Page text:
Hey guys, so
I try to review every single question I get wrong, and I think it's helpful when I go over what I got wrong in the RC and LR sections. The explanations are useful and sometimes makes me think of the question in a different way (which is useful for future questions of a similar nature).
However, for logic games, I can always work out the solution by myself just by spending a little more time on it. Every single logic game I've gotten wrong has been a result of a mistake that I can correct by giving the question a bit more thought. Obviously, after I've reached the right answer, I know exactly why I got that answer wrong, so is it still useful for me to listen to a video explaining it to me? It seems redundant, and I was just wondering what the rest of the TLS community did in these situations!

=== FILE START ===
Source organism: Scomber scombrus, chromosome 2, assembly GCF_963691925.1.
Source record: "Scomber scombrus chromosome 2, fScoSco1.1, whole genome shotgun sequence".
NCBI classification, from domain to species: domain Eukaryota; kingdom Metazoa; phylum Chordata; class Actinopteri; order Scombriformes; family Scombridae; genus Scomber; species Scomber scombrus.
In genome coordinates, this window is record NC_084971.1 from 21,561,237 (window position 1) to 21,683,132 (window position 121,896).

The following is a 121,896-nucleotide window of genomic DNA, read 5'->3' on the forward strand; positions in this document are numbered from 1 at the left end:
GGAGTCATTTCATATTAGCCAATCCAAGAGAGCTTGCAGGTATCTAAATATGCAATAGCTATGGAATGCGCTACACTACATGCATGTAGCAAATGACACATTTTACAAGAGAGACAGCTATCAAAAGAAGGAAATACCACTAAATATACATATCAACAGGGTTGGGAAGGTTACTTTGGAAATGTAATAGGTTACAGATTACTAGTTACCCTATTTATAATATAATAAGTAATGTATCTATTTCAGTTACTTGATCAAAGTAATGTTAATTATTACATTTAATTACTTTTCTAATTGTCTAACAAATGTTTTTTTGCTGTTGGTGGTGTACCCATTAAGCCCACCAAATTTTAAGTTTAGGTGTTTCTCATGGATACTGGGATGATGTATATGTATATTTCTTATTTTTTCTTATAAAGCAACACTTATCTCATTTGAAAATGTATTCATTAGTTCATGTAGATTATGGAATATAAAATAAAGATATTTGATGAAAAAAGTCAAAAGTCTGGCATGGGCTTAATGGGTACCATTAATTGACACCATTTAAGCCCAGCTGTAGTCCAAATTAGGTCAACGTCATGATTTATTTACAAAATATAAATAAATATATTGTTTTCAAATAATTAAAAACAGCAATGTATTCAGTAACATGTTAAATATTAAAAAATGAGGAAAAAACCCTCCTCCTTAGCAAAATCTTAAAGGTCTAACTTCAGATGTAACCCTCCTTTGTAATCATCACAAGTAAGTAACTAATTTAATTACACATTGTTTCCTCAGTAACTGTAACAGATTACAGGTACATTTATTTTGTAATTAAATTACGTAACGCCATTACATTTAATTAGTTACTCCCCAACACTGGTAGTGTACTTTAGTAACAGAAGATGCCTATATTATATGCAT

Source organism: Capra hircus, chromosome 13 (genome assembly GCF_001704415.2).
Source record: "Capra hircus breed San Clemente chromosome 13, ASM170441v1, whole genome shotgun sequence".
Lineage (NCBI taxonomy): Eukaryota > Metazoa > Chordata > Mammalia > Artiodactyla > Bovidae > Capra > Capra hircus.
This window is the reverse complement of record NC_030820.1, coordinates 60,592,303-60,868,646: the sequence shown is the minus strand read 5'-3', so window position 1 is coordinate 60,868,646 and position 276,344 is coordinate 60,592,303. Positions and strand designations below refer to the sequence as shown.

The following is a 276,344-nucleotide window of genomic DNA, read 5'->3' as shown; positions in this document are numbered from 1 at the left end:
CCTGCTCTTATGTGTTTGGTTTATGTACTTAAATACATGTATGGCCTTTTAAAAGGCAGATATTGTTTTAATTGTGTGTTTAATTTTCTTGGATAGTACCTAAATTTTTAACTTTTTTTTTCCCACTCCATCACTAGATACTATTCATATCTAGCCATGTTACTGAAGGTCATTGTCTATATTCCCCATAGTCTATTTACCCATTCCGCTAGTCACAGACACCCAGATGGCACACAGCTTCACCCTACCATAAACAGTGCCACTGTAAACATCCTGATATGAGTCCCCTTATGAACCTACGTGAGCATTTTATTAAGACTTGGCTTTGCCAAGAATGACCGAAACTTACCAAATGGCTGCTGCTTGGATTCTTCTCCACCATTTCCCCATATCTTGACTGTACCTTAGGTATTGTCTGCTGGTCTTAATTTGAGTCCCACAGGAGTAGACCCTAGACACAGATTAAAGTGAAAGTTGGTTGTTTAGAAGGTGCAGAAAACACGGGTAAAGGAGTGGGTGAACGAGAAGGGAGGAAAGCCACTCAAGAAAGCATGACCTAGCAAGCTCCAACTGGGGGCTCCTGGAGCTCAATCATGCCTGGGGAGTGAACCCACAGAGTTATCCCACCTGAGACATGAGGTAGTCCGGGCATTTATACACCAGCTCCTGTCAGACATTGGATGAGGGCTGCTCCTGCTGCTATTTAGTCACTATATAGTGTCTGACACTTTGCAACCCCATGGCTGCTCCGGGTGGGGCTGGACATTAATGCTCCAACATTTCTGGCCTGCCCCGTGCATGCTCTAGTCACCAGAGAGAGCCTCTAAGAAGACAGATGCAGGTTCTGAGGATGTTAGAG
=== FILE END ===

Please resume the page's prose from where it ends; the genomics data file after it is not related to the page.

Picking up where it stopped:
Prepare for the LSAT or discuss it with others in this forum.
3 posts • Page 1 of 1
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- Joined: Sun Apr 15, 2012 8:53 pm
It depends on how strong your diagram is. There were definitely lots of games I could figure out by brute forcing my way through them, but that were way easier and faster to do with a better/smarter setup. On the real thing, brute forcing is too time consuming and error prone. It's worth spending your time on games even if you get all the questions right if it improves your timing or diagramming skills.
- Big Red
- Posts: 3254
- Joined: Thu Nov 13, 2014 1:29 pm
Echoing Leslie it really depends on how quickly you're making these key assumptions, which a lot of times comes down to diagramming. Remember it's a timed test, and any fat you can cut off is essential. Really depends on where you are in your prep
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